Interested in biochemistry since college, Diana Beattie dedicated her career to advancing the field. She started her journey by earning a Bachelor of Arts from Swarthmore College in 1956, followed by a Master of Science and a PhD from the University of Pittsburgh in 1958 and 1961, respectively. Dr. Beattie remained with her graduate alma mater after graduation, serving as a research associate from 1961 to 1967. She subsequently accepted positions such as research associate in the VA Hospital in Pittsburgh, Pennsylvania, faculty and biochemistry professor at the Mount School of Medicine (now the Icahn School of Medicine at Mount Sinai), and professor and chair of the Department of Biochemistry at the West Virginia University School of Medicine. Her last role before retiring in 2006 was chair of the Department of Biochemistry and Molecular Pharmacology at the West Virginia University School of Medicine.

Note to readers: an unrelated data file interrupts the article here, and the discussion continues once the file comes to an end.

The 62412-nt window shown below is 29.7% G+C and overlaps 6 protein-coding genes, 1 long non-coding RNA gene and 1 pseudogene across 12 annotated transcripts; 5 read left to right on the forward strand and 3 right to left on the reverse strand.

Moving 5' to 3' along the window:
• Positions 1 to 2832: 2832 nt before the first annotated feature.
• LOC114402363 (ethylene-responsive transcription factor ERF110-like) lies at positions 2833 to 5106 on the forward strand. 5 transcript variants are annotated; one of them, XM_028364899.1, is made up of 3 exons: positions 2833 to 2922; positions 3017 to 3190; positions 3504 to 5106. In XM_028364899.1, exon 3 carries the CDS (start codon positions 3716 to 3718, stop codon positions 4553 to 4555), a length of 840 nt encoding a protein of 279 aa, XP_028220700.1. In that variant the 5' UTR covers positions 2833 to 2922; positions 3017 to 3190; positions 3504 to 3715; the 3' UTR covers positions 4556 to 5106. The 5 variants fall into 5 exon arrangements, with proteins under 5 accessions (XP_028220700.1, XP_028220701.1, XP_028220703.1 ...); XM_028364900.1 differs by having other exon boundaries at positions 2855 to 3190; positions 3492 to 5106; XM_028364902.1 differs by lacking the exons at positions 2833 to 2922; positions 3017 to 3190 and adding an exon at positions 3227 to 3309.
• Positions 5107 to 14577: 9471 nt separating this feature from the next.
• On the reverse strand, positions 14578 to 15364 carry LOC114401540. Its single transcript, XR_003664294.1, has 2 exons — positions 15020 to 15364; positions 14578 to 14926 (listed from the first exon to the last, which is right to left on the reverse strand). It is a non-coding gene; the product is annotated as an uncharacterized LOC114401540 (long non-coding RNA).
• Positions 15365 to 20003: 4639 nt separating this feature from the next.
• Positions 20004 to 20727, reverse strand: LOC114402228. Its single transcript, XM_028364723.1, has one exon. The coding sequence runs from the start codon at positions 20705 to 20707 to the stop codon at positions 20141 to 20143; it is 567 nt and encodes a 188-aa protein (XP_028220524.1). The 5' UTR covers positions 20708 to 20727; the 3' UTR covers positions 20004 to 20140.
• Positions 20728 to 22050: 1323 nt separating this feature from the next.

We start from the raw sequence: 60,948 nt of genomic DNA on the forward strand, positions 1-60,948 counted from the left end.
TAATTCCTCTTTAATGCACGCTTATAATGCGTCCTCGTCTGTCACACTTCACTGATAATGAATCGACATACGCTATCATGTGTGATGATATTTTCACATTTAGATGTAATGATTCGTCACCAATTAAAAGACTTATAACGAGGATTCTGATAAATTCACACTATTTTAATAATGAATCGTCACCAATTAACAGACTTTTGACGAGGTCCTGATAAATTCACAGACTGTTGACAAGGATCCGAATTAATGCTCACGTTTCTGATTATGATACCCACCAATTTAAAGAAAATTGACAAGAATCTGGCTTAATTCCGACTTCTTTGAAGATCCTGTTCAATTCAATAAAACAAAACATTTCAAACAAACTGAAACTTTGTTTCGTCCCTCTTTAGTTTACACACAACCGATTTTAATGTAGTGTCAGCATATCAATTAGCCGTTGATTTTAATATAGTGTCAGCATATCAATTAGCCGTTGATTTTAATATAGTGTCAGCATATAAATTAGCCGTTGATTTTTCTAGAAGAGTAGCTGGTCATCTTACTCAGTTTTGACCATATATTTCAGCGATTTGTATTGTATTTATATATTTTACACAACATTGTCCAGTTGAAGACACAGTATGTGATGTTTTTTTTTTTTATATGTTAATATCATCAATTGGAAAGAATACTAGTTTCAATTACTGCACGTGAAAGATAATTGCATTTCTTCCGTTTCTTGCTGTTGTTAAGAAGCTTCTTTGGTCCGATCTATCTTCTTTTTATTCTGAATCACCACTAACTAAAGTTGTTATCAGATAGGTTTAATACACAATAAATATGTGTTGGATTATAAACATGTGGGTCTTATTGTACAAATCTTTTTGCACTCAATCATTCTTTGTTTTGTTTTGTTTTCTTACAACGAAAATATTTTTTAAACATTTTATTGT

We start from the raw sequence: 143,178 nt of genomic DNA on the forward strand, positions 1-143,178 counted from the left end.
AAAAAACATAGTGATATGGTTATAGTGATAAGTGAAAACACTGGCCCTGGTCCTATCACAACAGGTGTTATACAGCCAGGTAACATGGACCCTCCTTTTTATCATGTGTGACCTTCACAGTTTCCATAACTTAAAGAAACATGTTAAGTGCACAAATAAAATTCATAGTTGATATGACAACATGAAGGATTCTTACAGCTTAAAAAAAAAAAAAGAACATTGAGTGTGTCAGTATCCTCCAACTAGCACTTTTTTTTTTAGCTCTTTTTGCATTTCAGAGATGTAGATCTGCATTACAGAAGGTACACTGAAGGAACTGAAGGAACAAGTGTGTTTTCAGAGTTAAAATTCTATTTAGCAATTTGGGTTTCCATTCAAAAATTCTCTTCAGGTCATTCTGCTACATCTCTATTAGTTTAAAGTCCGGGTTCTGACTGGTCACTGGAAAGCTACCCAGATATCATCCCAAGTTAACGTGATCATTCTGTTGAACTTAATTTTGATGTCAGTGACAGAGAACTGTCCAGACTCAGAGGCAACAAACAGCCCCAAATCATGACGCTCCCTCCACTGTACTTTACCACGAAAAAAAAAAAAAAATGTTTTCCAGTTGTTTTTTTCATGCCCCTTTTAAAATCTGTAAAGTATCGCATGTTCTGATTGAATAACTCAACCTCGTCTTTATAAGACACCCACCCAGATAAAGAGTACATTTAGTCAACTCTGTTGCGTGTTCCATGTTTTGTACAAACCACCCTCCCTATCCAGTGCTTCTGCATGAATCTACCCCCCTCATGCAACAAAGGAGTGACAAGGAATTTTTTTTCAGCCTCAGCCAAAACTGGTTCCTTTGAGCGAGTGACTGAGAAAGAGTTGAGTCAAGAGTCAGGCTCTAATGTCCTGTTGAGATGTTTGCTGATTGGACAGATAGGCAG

When Dr. Beattie wasn’t working, she was striving to expand her reach. She spent a year as the dean of the undergraduate campus at Oman Medical College in Muscat, Oman, as well as a year as a visiting professor at The Université Catholique de Louvain in Belgium, the University of Nairobi in Kenya, and Shandong University in China. Dr. Beattie also served as a member of the Physical Biochemistry Study Section of the National Institutes of Health, the Metabolic Biology Panel of the National Science Foundation, and the editorial board of the Archives of Biochemistry and Biophysics. She remains a contributor to the Journal of Bioenergetics to this day.
As a testament to Dr. Beattie’s hard work and dedication, she was honored with the Metropolitan Award from the New York Chapter of the Association for Women in Science, a Fulbright fellowship, a Fogarty International fellowship, and grants from the National Science Foundation and the National Institutes of health. Her achievements were highlighted in numerous editions of Who’s Who in America, Who’s Who in the South and Southwest, Who’s Who in American Education, and Who’s Who of American Women. If she could offer some advice to the younger generations, it would be to continuously read literature and materials on developments in the field. Staying up to date is important, especially in the sciences.
In Dr. Beattie’s free time, she enjoys reading, hiking, and skiing.